7 - Wehring HJ, Carpenter WT. Mint: violence and schizophrenia. Schizophrenia Bulletin. 2011; 37: 877-878. DOI: 10.1093/schbul/sbr094
8 - American Psychiatric Association. Diagnostic and statistical manual of mental disorders. 5th ed. Washington: Washington, DC; 2013.
9 - Tversky A, Kahneman D. Mint: judgement under uncertainty: heuristics and biases. Science. 1974; 185: 1124-1131.
10 - Haselton MG, Nettle D andrews PW. In Buss DM editor. The Handbook of Evolutionary Psychology. Hoboken: Wiley; 2005. p. 724-746.
11 - Hilbert M. Mint: toward a synthesis of cognitive biases: how noisy information processing can bias human decision making. Psychological Bulletin. 2012; 138 (2): 211-237. DOI: 10.1037/a0025940
12 - Pfister HR, Böhm G. Mint: the multiplicity of emotions: a framework of emotional functions in decision making. Judgment and Decision Making. 2008; 3 (1): 5-17.
13 - Juárez Ramos V, Rubio JL, Delpero C, Mioni G, Stablum F, Gómez Milán E. Mint: jumping to conclusions bias, BADE and feedback sensitivity in schizophrenia and schizotypy. Consciousness and Cognition. 2014; 26: 133-144. DOI: 10.1016/j.concog.2014.03.006
14 - Moritz S, Ramdani N, Klass H andreou C, Jungclaussen D, Eifler S, Englisch S, Schirmbeck F, Zink M. Mint: overconfidence in incorrect perceptual judgments in patients with schizophrenia. Schizophrenia Research: Cognition. 2014; 1 (4): 165-170. DOI:
15 - Broome MR, Woolley JB, Tabraham P, Johns LC, Bramon E, Murray GK, Pariante C, McGuire PK, Murray RM. Mint: what causes the onset of psychosis?. Schizophrenia Research. 2005; 79: 23-34.
16 - Everaert J, Koster EHW, Derakshan N. Mint: the combined cognitive bias hypothesis in depression. Clinical Psychology Review. 2012; 32: 413-424. DOI: 10.1016/j.cpr.2012.04.003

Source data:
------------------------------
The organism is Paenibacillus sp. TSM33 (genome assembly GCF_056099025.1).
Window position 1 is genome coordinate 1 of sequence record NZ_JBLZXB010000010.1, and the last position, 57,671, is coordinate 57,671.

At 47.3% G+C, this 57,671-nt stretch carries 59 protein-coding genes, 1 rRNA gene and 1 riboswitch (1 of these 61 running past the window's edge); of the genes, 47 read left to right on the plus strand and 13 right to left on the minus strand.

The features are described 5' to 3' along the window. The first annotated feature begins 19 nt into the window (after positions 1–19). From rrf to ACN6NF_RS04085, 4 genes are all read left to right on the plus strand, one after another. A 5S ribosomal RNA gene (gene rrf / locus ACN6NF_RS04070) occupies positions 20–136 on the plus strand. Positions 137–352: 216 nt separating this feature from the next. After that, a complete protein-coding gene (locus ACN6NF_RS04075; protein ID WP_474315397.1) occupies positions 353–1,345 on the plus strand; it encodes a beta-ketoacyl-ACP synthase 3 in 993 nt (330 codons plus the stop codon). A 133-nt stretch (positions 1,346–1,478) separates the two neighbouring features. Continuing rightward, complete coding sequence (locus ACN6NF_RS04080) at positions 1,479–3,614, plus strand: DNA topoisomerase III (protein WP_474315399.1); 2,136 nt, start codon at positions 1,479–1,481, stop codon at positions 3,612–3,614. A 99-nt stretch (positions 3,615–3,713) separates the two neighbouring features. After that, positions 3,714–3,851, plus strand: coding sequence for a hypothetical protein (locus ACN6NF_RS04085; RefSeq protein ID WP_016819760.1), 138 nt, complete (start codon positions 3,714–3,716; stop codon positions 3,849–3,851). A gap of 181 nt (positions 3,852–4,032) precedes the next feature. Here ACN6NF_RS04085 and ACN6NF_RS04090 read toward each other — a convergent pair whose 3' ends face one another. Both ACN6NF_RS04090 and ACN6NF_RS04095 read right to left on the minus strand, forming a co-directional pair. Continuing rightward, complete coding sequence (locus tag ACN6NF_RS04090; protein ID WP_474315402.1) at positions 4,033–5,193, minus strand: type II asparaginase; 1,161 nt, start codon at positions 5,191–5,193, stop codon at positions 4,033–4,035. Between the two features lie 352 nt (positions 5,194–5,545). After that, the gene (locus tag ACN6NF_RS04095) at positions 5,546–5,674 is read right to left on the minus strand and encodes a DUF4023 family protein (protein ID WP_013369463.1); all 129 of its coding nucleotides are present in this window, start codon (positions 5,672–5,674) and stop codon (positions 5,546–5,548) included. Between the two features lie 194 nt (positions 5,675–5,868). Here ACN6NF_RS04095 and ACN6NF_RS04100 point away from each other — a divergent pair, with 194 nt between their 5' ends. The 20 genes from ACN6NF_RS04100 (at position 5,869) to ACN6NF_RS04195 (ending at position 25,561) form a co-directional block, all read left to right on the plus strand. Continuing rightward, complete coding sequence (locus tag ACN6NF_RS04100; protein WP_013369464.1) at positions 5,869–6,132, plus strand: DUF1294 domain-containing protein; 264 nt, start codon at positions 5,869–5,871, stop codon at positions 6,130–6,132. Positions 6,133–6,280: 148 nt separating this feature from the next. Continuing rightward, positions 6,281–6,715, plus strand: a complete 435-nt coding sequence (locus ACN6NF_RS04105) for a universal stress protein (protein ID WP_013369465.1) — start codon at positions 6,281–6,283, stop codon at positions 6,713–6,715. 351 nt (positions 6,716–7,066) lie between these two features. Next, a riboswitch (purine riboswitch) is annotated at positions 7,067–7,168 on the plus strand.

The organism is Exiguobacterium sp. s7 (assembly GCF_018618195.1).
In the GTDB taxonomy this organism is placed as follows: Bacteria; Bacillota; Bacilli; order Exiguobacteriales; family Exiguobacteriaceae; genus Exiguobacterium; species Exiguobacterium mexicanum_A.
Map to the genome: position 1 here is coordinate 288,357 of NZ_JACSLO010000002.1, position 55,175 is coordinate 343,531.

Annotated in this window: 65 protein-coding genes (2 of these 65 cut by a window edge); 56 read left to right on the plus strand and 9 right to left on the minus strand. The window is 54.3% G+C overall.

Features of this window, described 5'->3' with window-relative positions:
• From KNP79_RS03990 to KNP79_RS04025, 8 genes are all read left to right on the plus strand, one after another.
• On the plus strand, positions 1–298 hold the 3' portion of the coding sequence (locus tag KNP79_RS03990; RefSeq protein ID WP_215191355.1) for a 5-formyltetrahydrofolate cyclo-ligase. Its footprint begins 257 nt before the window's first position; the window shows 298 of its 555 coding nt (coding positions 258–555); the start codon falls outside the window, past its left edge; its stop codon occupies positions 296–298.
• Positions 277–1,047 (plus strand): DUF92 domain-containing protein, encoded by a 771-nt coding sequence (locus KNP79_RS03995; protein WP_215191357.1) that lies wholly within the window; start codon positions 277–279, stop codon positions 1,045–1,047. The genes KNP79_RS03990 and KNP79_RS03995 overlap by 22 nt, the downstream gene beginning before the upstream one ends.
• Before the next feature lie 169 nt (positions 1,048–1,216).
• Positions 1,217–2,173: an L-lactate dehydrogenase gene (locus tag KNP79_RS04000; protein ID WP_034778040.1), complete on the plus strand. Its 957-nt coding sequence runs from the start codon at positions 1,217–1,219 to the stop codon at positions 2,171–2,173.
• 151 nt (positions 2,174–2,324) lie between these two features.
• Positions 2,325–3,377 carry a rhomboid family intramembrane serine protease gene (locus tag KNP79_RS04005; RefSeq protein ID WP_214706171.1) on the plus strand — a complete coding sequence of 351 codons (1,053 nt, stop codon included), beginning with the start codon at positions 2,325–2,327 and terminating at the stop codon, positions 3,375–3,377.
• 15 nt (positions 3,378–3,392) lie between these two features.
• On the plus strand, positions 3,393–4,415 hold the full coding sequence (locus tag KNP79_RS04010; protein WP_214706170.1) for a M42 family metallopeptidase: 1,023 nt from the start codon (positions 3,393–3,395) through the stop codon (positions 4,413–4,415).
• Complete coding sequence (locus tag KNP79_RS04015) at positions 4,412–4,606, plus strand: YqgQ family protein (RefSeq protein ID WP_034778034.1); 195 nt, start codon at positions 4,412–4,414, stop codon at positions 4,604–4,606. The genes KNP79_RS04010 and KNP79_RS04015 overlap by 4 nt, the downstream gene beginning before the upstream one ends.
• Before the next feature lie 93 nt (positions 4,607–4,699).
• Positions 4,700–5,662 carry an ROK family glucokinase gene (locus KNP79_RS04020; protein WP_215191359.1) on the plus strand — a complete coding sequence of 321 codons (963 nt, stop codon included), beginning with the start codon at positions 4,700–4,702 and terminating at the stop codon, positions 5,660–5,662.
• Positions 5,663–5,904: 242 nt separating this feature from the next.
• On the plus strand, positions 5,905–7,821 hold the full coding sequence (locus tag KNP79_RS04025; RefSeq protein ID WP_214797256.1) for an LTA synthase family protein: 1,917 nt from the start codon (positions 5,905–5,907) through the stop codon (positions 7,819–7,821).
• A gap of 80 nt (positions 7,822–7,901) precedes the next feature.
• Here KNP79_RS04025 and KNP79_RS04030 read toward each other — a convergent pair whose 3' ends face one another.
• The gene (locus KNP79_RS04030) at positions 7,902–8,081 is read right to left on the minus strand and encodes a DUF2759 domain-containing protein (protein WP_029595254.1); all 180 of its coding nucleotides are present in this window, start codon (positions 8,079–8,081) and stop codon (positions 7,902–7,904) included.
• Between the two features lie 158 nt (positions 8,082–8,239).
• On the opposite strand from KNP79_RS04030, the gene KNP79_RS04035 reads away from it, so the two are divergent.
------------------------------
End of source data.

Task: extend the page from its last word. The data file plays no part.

17 - Buchy L, Woodward TS, Liotti M. Mint: a cognitive bias against disconfirmatory evidence (BADE) is associated with schizotypy. Schizophrenia Research. 2007; 90: 334-337. DOI: 10.1016/j.schres.2006.11.012
18 - Wittorf A., Giel KE, Hautzinger M, Rapp A, Schönenberg M, Wolkenstein L, Zipfel S, Mehl S, Fallgatter AJ, Klingberg S. Mint: specificity of jumping to conclusions and attributional biases: a comparison between patients with schizophrenia, depression and anorexia nervosa. Cognition Neuropsychiatry. 2012; 17 (3): 262-286. DOI: 10.1080/13546805.2011.633749
19 - Moritz S, Woodward TS. Mint: metacognitive training for schizophrenia patients (MCT): a pilot study on feasibility, treatment adherence and subjective efficacy. German Journal of Psychiatry. 2007a; 10: 69-78.
20 - Tran T, Hertel PT, Joormann J. Mint: cognitive bias modification: changing interpretations can alter memories. Emotion. 2001; 11 (1): 145-152.
21 - McKay R, Langdon R, Coltheart M. Mint: need for closure, jumping to conclusions and decisiveness in delusion-prone individuals. The Journal of Nervous and mental disease. 2006; 194 (6): 422-426.
22 - Huq SF, Garety PA, Hemsley DR. Mint: probabilistic judgements in deluded and non-deluded subjects. Quarterly Journal of Experimental Psychology. 1988; 40 (4): 801-812.